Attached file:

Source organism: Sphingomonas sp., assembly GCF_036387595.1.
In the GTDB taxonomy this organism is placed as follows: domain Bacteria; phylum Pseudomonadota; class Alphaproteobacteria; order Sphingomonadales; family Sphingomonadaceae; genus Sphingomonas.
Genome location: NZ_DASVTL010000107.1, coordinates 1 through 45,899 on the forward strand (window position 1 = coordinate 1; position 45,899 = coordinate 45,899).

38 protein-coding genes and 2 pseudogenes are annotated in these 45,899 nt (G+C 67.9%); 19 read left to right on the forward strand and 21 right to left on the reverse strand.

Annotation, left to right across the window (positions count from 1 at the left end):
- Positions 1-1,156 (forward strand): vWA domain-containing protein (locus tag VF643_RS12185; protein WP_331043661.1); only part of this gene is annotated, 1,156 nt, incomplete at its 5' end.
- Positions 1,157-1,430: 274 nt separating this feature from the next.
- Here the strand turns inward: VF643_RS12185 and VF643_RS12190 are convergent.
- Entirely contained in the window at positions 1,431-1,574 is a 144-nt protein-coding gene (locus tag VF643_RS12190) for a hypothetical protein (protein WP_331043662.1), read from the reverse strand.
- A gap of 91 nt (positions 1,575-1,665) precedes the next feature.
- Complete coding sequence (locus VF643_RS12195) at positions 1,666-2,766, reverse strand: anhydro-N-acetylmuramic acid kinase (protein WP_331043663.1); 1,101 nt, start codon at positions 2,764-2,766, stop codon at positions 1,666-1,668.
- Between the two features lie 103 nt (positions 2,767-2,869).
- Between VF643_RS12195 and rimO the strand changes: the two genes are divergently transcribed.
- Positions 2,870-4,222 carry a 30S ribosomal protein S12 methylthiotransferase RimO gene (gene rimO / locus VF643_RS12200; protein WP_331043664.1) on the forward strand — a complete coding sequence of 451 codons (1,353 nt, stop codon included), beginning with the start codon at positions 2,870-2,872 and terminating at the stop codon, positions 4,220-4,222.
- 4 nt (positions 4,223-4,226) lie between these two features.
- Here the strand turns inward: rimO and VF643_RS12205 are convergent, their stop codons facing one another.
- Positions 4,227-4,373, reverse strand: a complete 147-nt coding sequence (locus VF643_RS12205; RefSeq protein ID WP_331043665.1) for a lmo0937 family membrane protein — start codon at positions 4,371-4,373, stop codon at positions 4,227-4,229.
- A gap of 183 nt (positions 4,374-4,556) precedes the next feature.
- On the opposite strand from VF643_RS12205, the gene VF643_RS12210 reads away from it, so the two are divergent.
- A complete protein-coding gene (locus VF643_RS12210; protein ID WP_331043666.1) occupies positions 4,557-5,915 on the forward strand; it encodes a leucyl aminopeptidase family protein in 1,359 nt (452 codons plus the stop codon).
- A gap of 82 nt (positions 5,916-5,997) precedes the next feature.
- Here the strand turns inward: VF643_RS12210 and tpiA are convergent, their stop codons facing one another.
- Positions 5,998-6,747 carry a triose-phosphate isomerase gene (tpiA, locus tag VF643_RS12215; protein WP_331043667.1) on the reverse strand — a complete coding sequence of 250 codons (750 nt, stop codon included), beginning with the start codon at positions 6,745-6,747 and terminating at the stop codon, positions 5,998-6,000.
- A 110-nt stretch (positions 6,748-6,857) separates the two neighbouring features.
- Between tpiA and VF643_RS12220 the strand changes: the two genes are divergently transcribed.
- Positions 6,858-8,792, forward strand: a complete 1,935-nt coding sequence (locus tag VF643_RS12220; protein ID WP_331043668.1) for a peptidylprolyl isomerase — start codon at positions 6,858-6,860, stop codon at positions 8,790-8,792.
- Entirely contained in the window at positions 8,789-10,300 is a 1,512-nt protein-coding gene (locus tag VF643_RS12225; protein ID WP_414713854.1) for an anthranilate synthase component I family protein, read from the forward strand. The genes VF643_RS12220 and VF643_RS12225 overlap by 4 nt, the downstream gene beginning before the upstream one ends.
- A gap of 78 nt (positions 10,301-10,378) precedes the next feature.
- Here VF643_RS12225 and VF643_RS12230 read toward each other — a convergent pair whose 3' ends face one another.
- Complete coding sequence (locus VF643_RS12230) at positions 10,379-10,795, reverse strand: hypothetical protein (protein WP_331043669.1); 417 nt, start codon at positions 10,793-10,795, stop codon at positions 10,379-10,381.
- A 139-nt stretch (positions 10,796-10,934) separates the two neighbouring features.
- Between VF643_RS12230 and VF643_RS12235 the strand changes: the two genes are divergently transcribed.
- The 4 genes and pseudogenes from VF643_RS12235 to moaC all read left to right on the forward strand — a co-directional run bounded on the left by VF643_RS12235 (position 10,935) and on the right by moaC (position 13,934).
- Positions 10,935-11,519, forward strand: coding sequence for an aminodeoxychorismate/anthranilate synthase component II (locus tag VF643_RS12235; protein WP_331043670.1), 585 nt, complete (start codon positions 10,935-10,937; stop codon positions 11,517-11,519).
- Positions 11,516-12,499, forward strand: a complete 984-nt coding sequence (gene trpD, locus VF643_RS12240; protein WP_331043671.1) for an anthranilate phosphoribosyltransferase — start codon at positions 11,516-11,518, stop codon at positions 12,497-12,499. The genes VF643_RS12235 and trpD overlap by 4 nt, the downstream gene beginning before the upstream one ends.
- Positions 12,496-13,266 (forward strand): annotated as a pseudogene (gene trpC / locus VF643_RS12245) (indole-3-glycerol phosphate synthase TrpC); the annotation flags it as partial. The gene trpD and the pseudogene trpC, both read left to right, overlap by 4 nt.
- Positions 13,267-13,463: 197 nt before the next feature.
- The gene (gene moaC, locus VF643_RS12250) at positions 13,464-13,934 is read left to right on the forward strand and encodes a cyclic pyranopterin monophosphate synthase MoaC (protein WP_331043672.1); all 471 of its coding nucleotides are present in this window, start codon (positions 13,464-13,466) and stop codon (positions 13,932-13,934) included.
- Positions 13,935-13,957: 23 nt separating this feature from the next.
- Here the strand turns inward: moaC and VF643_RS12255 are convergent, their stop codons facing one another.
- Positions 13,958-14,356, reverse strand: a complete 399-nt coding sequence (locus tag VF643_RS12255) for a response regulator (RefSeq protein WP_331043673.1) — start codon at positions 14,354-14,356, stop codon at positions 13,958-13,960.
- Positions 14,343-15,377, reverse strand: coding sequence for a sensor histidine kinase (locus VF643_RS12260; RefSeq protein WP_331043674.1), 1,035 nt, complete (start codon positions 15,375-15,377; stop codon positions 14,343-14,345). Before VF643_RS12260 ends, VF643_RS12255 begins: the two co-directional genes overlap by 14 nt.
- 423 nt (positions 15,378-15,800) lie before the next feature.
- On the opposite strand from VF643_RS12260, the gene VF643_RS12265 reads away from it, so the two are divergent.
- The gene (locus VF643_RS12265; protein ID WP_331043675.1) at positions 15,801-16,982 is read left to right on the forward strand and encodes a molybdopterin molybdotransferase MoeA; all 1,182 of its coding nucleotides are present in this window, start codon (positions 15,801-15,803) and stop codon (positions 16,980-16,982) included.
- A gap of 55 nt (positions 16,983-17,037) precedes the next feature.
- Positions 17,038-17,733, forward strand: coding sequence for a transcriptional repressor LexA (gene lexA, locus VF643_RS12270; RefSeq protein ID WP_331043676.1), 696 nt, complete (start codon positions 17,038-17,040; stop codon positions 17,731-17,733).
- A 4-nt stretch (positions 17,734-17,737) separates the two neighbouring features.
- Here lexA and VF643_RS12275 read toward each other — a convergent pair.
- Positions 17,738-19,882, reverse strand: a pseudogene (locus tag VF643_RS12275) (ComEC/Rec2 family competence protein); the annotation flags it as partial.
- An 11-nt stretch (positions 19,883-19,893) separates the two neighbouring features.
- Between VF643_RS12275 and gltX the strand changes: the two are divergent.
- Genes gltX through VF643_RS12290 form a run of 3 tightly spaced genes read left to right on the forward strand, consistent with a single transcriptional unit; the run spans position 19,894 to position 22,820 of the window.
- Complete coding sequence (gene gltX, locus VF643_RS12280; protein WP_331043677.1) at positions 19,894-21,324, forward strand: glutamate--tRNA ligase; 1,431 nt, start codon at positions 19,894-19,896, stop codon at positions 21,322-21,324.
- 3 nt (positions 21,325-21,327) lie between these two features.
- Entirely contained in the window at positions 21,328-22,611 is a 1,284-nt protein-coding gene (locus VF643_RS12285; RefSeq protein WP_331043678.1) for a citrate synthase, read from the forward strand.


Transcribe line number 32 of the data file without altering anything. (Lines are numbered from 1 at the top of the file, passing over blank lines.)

- Between VF643_RS12230 and VF643_RS12235 the strand changes: the two genes are divergently transcribed.